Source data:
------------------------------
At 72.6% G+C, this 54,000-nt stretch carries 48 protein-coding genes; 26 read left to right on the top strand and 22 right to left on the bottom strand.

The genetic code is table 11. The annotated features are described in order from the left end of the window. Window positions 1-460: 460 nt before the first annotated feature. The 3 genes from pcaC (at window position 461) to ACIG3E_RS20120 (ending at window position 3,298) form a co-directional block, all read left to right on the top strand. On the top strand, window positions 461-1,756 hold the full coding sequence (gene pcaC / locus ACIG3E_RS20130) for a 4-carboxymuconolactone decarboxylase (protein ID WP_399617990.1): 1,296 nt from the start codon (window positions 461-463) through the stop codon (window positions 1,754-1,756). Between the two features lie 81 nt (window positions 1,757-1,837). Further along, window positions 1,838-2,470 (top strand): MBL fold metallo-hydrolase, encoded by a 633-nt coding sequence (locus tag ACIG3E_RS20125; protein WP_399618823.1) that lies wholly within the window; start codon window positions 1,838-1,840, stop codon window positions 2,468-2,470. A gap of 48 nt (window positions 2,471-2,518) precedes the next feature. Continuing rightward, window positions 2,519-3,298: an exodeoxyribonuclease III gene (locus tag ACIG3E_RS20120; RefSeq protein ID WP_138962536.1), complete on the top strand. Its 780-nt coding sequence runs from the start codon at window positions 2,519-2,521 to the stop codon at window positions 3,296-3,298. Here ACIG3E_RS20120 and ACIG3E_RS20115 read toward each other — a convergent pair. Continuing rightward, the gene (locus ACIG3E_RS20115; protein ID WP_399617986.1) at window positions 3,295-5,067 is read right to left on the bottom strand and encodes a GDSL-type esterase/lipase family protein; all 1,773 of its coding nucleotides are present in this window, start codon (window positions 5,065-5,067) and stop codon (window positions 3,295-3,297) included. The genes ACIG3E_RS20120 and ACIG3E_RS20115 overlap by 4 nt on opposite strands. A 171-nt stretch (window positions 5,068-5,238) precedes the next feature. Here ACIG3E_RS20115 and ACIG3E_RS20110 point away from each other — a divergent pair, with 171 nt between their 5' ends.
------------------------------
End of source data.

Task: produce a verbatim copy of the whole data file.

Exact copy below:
At 72.6% G+C, this 54,000-nt stretch carries 48 protein-coding genes; 26 read left to right on the top strand and 22 right to left on the bottom strand.

The genetic code is table 11. The annotated features are described in order from the left end of the window. Window positions 1-460: 460 nt before the first annotated feature. The 3 genes from pcaC (at window position 461) to ACIG3E_RS20120 (ending at window position 3,298) form a co-directional block, all read left to right on the top strand. On the top strand, window positions 461-1,756 hold the full coding sequence (gene pcaC / locus ACIG3E_RS20130) for a 4-carboxymuconolactone decarboxylase (protein ID WP_399617990.1): 1,296 nt from the start codon (window positions 461-463) through the stop codon (window positions 1,754-1,756). Between the two features lie 81 nt (window positions 1,757-1,837). Further along, window positions 1,838-2,470 (top strand): MBL fold metallo-hydrolase, encoded by a 633-nt coding sequence (locus tag ACIG3E_RS20125; protein WP_399618823.1) that lies wholly within the window; start codon window positions 1,838-1,840, stop codon window positions 2,468-2,470. A gap of 48 nt (window positions 2,471-2,518) precedes the next feature. Continuing rightward, window positions 2,519-3,298: an exodeoxyribonuclease III gene (locus tag ACIG3E_RS20120; RefSeq protein ID WP_138962536.1), complete on the top strand. Its 780-nt coding sequence runs from the start codon at window positions 2,519-2,521 to the stop codon at window positions 3,296-3,298. Here ACIG3E_RS20120 and ACIG3E_RS20115 read toward each other — a convergent pair. Continuing rightward, the gene (locus ACIG3E_RS20115; protein ID WP_399617986.1) at window positions 3,295-5,067 is read right to left on the bottom strand and encodes a GDSL-type esterase/lipase family protein; all 1,773 of its coding nucleotides are present in this window, start codon (window positions 5,065-5,067) and stop codon (window positions 3,295-3,297) included. The genes ACIG3E_RS20120 and ACIG3E_RS20115 overlap by 4 nt on opposite strands. A 171-nt stretch (window positions 5,068-5,238) precedes the next feature. Here ACIG3E_RS20115 and ACIG3E_RS20110 point away from each other — a divergent pair, with 171 nt between their 5' ends.